To map the current situation in the corporate tax base allocation in the European Union, we have applied four possible models of group taxation regimes that are currently applied within the EU (i.e., full consolidation, pooling, intra-group loss transfer and no group taxation scheme applied in the country) according to the country of the parent company’s residency. Moreover, the creation of the group corporate tax base structure in the current situation also allowed research on the impacts of the second implementation step; this is the impact of the CCCTB on the corporate tax bases and liabilities allocated in respective individual Member States.

Furthermore, to apply the allocation formula below (for the second implementation step, CCCTB), we needed to obtain the information on different financial indicators from the financial statements of the companies, that is, information on sales, payroll, number of employees and tangible fixed assets of companies.

The suggested allocation formula under the CCCTB system is as follows:

Evaluation of the tax system sustainability for the Czech Republic

where:

S represents sales, which are based on the sales of goods and services.

P represents payroll, which includes the cost of salaries, wages, bonuses and all other employee compensation, such as related pension and social security costs borne by the employer.

E represents the number of employees, which are considered part of the group that pays the remuneration, unless they are under the control of a different group member, in which case they are considered part of that group. Employees are included if they are employed for at least three uninterrupted months.

A represents assets, which include all fixed tangible assets, including buildings, airplanes and machinery, owned, rented or leased by a group member.

We applied the special allocation formula, which is also offered by the CCCTB proposal, to financial institutions and insurance companies, that is, in industry sector K, because it covers the largest portion of eligible subsidiaries and parent companies in the EU.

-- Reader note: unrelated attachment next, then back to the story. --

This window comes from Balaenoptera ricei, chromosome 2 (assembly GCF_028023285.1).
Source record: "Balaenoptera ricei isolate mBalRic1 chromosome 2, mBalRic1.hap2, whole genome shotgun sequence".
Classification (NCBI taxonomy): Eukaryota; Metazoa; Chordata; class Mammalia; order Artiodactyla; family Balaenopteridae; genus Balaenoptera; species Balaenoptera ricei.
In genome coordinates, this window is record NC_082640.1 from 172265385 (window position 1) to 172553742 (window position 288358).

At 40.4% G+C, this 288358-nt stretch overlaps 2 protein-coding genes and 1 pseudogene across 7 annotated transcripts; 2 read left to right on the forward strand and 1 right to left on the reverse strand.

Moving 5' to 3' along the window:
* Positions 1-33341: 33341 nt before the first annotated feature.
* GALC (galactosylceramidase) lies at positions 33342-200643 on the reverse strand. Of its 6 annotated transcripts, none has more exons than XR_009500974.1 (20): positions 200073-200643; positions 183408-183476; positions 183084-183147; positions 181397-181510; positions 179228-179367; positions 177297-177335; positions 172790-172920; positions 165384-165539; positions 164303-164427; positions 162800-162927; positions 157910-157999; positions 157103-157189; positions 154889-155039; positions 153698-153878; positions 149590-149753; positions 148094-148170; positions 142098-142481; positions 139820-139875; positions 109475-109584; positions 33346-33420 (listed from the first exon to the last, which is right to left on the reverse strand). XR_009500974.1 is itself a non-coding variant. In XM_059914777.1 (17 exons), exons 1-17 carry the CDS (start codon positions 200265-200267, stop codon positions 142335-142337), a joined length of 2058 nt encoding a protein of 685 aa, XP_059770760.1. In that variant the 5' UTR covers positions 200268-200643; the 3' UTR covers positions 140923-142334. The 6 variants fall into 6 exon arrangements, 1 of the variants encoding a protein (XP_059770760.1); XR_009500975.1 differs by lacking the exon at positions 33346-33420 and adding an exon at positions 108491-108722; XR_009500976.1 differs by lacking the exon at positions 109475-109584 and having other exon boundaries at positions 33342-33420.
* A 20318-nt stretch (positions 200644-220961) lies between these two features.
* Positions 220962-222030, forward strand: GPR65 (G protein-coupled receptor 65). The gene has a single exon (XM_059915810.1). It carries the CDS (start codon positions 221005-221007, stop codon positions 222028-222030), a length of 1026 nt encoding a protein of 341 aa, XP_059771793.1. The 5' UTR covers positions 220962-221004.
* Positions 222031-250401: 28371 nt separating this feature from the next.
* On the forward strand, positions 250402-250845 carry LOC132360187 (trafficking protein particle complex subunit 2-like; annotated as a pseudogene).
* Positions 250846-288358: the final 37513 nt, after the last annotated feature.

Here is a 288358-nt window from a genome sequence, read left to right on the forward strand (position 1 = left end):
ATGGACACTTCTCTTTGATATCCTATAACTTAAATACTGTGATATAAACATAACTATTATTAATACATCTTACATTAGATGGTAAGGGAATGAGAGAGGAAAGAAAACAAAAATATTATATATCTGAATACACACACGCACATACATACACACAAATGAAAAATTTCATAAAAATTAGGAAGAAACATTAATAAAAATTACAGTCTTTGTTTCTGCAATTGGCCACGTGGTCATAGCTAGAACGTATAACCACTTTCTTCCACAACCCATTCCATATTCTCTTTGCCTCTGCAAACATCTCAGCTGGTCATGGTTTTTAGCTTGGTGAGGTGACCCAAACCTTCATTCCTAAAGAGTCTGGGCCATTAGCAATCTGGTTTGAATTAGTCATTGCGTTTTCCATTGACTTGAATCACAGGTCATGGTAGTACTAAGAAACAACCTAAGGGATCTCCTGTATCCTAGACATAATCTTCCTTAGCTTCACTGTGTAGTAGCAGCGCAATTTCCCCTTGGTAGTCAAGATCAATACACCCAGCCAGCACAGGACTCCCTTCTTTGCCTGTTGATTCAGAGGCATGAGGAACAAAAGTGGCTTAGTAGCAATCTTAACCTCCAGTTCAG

The second specific sector for which the CCCTB proposal suggests a special allocation formula with adjusted factors is the exploitation and production of oil and gas. We applied this under the CCCTB proposal sales by state of origin as well as in the whole dataset of eligible entities.

The other specific sectors are shipping and air transport. In their case, however, the special allocation formula was not considered (i.e., the normal allocation formula was applied) because the nature of data included in the Amadeus database did not allow application to this specific allocation approach.

Eligible entities with a threshold of 750 million euros

Research on the CCCTB’s impact revealed that the implementation of the consolidation element together with the tax sharing mechanism in the form of the allocation formula (1) would generate a tax base of 797,993 million euro in the whole EU (see Table 1).

Table 1
The generation of the tax yield from CCCTB in the dataset of entities obligatorily entering the CCCTB system
Country No. of eligible entities Current situation – tax base in mil. euro CCCTB in mil. euro Nominal tax rate 2014 CCCTB tax yield in mil. euro

AT

2,539 10,760.51 10,196.54 25.00 2,549.14

BE

2,515 26,385.69 20,475.05 34.00 6,961.52

BG

165 676.01 693.72 10.00 69.37

CY

114 42.00 15.59 12.50 1.95

CZ

1,309 8,508.02 9,896.77 19.00 1,880.39

DE

13,809 70,602.00 79,885.40 31.00 24,764.47

DK

929 14,988.89 16,723.69 23.50 3,930.07

EE

190 683.72 994.78 20.00 198.96

ES

4,468 40,182.58 40,612.87 33.40 13,564.70

FI

864 9,796.62 7,128.88 20.00 1,425.78

FR

13,898 93,239.44 106,301.80 38.90 41,351.40

UK

26,597 365,862.32 319,691.26 20.00 63,938.25

GR

390 1,052.69 1,270.79 29.00 368.53

HR

290 1,490.46 2,566.73 20.00 513.35

HU

614 2,779.92 6,003.36 20.90 1,254.70

IE

1,399 10,020.82 6,122.22 12.50 765.28

IT

6,795 34,596.93 47,062.05 31.30 14,730.42

LT

197 483.28 595.12 15.00 89.27

LU

604 9,734.30 2,914.98 29.20 851.17

LV

198 267.55 869.53 15.00 130.43

MT

78 56.15 44.86 35.00 15.70

NL

3,529 81,841.64 60,494.71 25.00 15,123.68

PL

2,399 8,354.70 11,168.14 19.00 2,121.95

PT

1,268 5,537.20 5,634.49 29.50 1,662.17

RO

811 3,145.72 7,481.15 16.00 1,196.98

SE

3,176 28,614.71 29,615.52 22.00 6,515.41

SI